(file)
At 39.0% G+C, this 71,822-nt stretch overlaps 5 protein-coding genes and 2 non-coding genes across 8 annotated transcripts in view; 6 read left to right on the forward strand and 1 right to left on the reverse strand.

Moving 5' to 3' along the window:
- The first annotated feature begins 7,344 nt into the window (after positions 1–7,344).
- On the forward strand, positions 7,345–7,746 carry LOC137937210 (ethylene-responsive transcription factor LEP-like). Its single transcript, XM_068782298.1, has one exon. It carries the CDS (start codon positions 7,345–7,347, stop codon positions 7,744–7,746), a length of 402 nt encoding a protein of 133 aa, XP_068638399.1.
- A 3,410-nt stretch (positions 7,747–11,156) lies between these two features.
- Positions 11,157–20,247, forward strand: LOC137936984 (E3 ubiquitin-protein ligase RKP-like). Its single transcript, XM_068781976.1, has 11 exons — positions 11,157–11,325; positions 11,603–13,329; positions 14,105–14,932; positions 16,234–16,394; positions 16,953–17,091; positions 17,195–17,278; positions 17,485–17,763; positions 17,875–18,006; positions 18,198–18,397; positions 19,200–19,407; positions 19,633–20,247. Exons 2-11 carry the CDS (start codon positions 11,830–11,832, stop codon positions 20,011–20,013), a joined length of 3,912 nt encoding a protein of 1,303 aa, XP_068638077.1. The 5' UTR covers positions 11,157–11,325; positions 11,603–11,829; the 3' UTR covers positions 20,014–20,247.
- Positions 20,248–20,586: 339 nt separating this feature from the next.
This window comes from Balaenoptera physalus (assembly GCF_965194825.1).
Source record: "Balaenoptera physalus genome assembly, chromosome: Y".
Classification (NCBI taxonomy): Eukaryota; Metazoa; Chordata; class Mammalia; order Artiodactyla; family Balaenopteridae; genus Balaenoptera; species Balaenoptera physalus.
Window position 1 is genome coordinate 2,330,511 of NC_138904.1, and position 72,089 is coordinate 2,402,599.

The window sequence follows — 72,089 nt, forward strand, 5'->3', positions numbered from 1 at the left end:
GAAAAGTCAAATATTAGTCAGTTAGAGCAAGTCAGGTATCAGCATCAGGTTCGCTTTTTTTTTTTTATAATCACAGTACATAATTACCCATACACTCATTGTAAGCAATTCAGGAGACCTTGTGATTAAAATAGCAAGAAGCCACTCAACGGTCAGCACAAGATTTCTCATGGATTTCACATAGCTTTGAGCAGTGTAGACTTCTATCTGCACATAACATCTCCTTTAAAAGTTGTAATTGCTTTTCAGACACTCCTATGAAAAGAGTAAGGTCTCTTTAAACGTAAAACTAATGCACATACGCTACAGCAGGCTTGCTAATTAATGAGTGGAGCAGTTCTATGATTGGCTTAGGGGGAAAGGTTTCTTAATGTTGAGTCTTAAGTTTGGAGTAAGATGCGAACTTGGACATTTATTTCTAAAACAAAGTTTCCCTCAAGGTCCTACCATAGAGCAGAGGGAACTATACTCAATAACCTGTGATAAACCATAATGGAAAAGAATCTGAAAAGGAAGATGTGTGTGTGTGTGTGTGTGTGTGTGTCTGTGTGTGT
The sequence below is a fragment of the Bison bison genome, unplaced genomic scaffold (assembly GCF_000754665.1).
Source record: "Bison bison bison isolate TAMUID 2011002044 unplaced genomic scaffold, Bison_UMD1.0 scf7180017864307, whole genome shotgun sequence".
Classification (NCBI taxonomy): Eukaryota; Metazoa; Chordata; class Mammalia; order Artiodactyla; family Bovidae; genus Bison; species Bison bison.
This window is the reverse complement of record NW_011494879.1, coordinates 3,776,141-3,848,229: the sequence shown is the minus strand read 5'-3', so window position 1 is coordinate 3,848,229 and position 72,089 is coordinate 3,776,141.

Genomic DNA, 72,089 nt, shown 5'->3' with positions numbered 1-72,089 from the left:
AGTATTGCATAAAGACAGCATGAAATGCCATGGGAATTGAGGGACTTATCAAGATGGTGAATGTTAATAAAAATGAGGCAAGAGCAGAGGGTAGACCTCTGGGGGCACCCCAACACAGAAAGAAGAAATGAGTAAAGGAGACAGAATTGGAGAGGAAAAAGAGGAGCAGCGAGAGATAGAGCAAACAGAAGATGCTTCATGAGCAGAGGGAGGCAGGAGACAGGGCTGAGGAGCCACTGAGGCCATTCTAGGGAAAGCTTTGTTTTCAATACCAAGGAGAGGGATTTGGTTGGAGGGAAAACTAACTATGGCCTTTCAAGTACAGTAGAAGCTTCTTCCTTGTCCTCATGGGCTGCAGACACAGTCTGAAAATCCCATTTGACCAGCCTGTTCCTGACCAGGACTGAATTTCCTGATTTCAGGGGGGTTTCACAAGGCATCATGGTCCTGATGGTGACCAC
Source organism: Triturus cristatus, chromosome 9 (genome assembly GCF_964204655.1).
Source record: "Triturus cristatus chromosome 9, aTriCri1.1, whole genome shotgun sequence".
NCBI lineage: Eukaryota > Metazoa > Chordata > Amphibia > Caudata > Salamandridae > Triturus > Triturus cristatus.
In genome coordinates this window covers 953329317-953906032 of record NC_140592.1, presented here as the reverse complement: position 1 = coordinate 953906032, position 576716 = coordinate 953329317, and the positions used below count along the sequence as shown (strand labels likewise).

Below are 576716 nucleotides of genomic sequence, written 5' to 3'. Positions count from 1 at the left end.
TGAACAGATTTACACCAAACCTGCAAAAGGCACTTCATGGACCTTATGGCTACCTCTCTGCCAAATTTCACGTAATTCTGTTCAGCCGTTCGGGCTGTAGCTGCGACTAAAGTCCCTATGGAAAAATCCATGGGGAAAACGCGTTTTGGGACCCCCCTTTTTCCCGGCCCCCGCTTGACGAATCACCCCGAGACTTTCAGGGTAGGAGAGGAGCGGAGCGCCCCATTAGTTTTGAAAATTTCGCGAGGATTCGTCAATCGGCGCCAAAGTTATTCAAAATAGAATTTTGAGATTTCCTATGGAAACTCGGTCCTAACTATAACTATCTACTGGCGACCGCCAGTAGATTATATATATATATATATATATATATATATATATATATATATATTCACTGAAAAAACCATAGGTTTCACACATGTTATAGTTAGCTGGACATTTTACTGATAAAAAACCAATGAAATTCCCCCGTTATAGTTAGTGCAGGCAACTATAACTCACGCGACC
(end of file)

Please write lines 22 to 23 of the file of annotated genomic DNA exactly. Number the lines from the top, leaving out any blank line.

NCBI lineage: Eukaryota > Metazoa > Chordata > Amphibia > Caudata > Salamandridae > Triturus > Triturus cristatus.
In genome coordinates this window covers 953329317-953906032 of record NC_140592.1, presented here as the reverse complement: position 1 = coordinate 953906032, position 576716 = coordinate 953329317, and the positions used below count along the sequence as shown (strand labels likewise).